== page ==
Ehsaas Program

By Haider Kaleem

The PM’s Ehsas Programme has come about with gusto, yet those who are at the collection points tell of extremely bad management, and lack of safety measures which they must face. Is the misery of those in need, actually being alleviated or are these problems just the beginning of more?

The Prime Minister’s financial aid program meant to provide relief to the working class during the COVID-19 lock-down has faced intense criticism ever since it kicked off.

According to the Ehsaas Emergency Cash Programme, a total of 144 billion rupees is to be distributed to around 12 million deserving families by the first week of May. The process is being carried out with the help of NADRA’s software and an already existing record of the Benazir Income Support Programme (BISP).

But while BISP had an existing mechanism and a proper framework to distribute cash among the five million registered women, the current government is using a new procedure for carrying out the aid delivery program which is estimated to be reaching seven million more families than BISP.

Under this new procedure 17,000, Ehsaas cash points have been set up by the Government across Pakistan and its administered areas. The beneficiaries will have to go to one of their closest Ehsaas cash points to receive their amount. But during the current lockdown period, this process will prove to be extremely difficult in maintaining social distance. At the same time, the women recipients have to reach there without the availability of any public transport.

MISERABLE CONDITIONS

Sitting inside one of these established cash points, Asifa says that while she had registered for the Ehsaas program since the very first day, she has only received money under BISP. “No compensation has been released for us under the Ehsas Programme,” she says. “Instead we are only being degraded like this despite losing our livelihood.”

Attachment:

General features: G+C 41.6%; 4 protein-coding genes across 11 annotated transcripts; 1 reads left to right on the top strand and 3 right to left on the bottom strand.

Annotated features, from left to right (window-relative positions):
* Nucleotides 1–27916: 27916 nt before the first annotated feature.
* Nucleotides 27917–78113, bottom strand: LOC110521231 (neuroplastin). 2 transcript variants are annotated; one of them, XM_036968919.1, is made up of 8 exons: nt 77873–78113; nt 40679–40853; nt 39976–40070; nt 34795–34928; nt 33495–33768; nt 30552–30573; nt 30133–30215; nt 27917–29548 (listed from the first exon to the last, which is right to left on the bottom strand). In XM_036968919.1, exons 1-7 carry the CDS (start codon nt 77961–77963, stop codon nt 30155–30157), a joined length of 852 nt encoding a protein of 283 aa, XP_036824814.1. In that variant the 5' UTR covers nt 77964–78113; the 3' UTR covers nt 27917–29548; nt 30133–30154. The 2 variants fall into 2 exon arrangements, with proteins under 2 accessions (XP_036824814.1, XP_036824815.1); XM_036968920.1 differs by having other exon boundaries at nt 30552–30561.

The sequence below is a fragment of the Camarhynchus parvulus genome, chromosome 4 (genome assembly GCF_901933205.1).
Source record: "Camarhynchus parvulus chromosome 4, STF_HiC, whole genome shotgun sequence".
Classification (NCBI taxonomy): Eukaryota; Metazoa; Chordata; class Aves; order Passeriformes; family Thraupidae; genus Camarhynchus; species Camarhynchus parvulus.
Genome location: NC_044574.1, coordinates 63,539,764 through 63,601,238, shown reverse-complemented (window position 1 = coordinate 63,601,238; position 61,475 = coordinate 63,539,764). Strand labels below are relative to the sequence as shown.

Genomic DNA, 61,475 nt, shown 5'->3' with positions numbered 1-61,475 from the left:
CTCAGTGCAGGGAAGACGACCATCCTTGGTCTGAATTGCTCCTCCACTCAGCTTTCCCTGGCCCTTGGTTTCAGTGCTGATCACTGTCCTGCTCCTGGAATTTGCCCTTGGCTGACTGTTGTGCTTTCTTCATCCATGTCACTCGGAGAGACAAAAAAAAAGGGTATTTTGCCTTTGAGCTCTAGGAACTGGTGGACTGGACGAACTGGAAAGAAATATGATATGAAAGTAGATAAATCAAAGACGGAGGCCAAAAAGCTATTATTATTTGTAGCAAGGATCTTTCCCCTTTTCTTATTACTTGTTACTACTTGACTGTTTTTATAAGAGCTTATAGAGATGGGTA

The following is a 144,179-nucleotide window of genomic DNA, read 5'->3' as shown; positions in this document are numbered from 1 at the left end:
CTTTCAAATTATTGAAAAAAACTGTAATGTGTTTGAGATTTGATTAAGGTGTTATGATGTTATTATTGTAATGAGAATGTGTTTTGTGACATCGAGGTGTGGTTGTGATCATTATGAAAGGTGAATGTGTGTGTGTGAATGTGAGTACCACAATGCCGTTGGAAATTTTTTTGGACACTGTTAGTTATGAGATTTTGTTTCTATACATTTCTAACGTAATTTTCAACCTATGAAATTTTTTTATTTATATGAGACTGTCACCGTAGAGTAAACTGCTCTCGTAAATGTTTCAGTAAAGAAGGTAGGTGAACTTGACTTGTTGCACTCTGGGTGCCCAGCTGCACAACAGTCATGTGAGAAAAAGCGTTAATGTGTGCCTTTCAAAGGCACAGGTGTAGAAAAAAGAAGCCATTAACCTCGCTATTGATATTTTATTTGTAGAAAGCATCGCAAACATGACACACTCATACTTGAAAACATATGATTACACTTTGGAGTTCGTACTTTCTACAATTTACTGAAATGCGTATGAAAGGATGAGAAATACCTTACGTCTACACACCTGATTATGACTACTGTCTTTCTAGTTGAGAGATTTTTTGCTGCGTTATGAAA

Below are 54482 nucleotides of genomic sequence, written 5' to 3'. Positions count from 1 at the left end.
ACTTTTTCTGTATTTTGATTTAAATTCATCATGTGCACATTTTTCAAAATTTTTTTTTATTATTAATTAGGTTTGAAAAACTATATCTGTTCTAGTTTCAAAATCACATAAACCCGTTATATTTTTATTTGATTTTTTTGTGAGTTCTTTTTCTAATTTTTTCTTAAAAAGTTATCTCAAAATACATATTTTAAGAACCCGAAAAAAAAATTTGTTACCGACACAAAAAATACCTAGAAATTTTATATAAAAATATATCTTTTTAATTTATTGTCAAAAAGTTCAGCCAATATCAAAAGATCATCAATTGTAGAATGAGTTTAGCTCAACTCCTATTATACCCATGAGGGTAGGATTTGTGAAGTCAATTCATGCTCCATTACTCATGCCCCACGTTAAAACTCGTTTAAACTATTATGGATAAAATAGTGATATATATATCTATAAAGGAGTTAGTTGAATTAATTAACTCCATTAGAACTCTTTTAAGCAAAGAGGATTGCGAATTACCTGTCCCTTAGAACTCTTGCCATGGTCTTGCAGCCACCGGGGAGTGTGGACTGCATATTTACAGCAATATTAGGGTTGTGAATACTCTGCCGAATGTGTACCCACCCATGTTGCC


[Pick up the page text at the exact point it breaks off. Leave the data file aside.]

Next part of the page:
As she waits in the small, crowded room of a government school, so do hundreds of other women.

“I have received no help from Imran Khan’s government so far,” she complained.

Other women also complain.

“My grandson is disabled. His parents used to work as domestic helpers but have no work since the lockdown,” says a 60-year-old woman. “We did not even receive last month’s installment of BISP.”

Rafia, 34, standing with her BISP card along with her CNIC waiting to receive the Ehsas cash expressed her worry about what would happen next.

“We live in a rented house and are now under lockdown with no work and we did not receive the last installment of BISP either, nor did we get any message response from the Ehsaas Programme.”

“I waited outside for hours on the first day and now I am here once again since 7 in the morning,” said Iftikhar, a mask hanging from his face, as he stands under the sweltering sun outside the Ehsaas cash point. “I have no idea what is going to happen. I do not understand where to go now, and why we have to face such difficulties.”

Apart from Iftikhar, several others are waiting outside different Ehsaas points. They also complained about not receiving their last installment of BISP, and are now being called to wait at these Ehsaas points in badly managed circumstances.

In an even more surprising move, police officials present outside told Voicepk.net that the Government has passed orders not to let any media personnel inside the cashpoints.

On April 10, Nazarian Bibi was killed during a stampede as money was being distributed at the Ehsaas cash point at MA Jinnah School, Multan. At least 20 other women were injured in the stampede before ambulances arrived at the scene.

Besides the issues of management, little or no social distancing is being observed at many of these Ehsaas cash distribution points, even though this remains one of the most important measures to contain the virus.

According to the Chairperson BISP Sania Nashtar, Rs16.58 billion have been distributed among 1.38 million families who have received cash amounts from the Ehsaas Emergency Cash Programme in less than 72 hours since it started.

So far it is estimated that more than 62 million people have applied for financial aid through an SMS.